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11 Jul, 2015 04:46

Pluto geology detailed in new NASA images

Pluto geology detailed in new NASA images

The latest batch of pictures received from NASA’s New Horizons spacecraft have revealed details about the geology of Pluto, as well as having showcased a more detailed view of Charon, the largest of the dwarf planet’s five known moons.

“We’re close enough now that we’re just starting to see Pluto’s geology,” said New Horizons program scientist Curt Niebur.

The new set of pictures transmitted from 3.3 million miles (5.4 million kilometers) away from our planet reveal distinct surface features. One snapshot shows a large dark band known as the “whale.”

Image from nasa.gov

The black and white image captured the side of Pluto that always faces its largest moon called Charon. It shows both the “tail” of the dark whale-shaped geological feature along its equator, and a gray area which Niebur explained, is a “unique” transition region with “dynamic processes interacting.”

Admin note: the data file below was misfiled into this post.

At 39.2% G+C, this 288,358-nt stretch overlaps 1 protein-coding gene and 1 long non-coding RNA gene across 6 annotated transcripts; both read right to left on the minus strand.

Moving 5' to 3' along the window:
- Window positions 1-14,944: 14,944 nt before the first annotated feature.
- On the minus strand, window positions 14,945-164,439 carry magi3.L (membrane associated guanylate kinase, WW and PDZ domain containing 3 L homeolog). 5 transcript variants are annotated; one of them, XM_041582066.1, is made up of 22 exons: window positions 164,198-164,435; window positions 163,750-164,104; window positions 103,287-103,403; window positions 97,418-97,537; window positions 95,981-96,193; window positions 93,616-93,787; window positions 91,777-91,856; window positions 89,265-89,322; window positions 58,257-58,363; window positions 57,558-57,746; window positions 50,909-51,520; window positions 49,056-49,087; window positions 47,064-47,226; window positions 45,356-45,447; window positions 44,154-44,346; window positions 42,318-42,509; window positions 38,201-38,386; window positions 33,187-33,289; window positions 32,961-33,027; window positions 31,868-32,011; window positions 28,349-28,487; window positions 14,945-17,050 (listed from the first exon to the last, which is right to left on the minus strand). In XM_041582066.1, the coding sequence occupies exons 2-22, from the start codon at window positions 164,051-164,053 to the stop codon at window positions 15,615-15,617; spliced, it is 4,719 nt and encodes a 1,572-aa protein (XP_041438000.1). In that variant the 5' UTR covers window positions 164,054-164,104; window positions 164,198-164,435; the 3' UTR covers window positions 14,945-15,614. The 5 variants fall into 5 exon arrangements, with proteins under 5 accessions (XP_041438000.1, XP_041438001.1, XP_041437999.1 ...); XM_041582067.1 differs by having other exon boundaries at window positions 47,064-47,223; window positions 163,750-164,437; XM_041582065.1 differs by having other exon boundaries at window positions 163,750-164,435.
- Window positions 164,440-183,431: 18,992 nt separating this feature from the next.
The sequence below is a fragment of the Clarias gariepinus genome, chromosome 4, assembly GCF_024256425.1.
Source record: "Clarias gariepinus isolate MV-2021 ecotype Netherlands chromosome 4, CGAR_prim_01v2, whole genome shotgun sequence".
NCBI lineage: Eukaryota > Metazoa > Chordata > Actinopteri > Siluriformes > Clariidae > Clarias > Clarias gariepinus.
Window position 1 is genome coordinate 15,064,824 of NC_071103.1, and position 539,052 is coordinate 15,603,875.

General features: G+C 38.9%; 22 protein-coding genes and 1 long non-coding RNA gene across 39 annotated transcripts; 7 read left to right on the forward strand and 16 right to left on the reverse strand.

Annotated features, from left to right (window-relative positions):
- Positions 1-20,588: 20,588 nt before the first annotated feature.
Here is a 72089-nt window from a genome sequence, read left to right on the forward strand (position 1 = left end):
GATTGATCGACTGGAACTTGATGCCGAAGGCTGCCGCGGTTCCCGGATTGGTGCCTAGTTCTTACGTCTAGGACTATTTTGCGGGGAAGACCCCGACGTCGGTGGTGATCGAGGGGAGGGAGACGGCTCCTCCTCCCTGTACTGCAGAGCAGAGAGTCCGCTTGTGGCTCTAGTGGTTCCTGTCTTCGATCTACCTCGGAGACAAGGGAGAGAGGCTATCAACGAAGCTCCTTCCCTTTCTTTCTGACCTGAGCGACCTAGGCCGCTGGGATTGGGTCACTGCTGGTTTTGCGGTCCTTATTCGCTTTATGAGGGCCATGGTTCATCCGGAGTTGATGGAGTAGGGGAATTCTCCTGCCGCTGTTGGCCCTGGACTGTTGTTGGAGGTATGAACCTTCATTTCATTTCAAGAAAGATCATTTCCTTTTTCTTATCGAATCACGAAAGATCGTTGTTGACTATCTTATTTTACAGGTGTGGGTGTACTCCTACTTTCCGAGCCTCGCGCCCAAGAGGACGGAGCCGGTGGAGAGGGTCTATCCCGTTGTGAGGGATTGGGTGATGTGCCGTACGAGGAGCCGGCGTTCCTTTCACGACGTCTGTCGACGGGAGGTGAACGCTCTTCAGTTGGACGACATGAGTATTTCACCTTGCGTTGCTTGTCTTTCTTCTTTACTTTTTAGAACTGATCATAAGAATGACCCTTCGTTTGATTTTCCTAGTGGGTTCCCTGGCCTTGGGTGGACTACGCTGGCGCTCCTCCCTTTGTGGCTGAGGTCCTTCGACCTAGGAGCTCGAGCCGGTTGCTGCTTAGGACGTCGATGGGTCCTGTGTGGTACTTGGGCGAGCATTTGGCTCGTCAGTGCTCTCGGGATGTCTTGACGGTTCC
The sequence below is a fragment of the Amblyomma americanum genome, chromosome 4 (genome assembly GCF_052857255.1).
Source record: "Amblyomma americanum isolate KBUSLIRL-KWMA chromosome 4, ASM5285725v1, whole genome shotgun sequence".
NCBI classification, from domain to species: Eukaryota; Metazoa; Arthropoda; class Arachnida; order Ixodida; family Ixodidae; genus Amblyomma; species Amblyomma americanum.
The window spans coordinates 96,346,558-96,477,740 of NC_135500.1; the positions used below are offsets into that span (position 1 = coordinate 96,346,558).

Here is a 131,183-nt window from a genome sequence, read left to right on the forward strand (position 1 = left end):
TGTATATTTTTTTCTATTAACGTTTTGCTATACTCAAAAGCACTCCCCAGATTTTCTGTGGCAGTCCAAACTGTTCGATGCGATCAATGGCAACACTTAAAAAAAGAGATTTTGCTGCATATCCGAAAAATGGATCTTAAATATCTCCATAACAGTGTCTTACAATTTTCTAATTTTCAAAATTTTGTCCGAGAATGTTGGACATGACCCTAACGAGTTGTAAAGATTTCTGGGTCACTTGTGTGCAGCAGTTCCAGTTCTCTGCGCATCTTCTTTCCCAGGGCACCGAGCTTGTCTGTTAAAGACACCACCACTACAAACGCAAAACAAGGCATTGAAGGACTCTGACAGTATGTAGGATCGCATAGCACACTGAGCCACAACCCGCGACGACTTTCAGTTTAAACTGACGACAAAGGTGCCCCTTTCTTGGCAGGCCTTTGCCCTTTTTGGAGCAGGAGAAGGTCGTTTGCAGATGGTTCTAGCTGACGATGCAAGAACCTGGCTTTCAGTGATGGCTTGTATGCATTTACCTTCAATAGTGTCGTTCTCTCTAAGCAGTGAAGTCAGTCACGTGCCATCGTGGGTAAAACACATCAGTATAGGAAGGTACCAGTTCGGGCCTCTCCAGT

“Among the structures tentatively identified in this new image are what appear to be polygonal features; a complex band of terrain stretching east-northeast across the planet, approximately 1,000 miles long; and a complex region where bright terrains meet the dark terrains of the whale,” said New Horizons principal investigator Alan Stern.

READ MORE: Pluto will steal your heart: NASA exposes 'most detailed' image ever

“After nine and a half years in flight, Pluto is well worth the wait,” he added.

New Horizons was about 3.7 million miles (6 million kilometers) from Pluto and Charon when it snapped this portrait late on July 8, 2015 (Image from nasa.gov)

The much anticipated July 14 Pluto flyby will witness NASA’s space probe New Horizons speeding by the dwarf planet at 31,000 mph.

In order to record to the second-most massive known dwarf planet, after the scattered-disc object Eris, NASA's space probe traveled more than 3.6 billion miles, only to stay for a few hours so that us, on Earth, can look at Pluto in a new way.

Since its launch in 2006, the New Horizon spacecraft has been snapping images of Pluto as it gets closer and closer to the planet.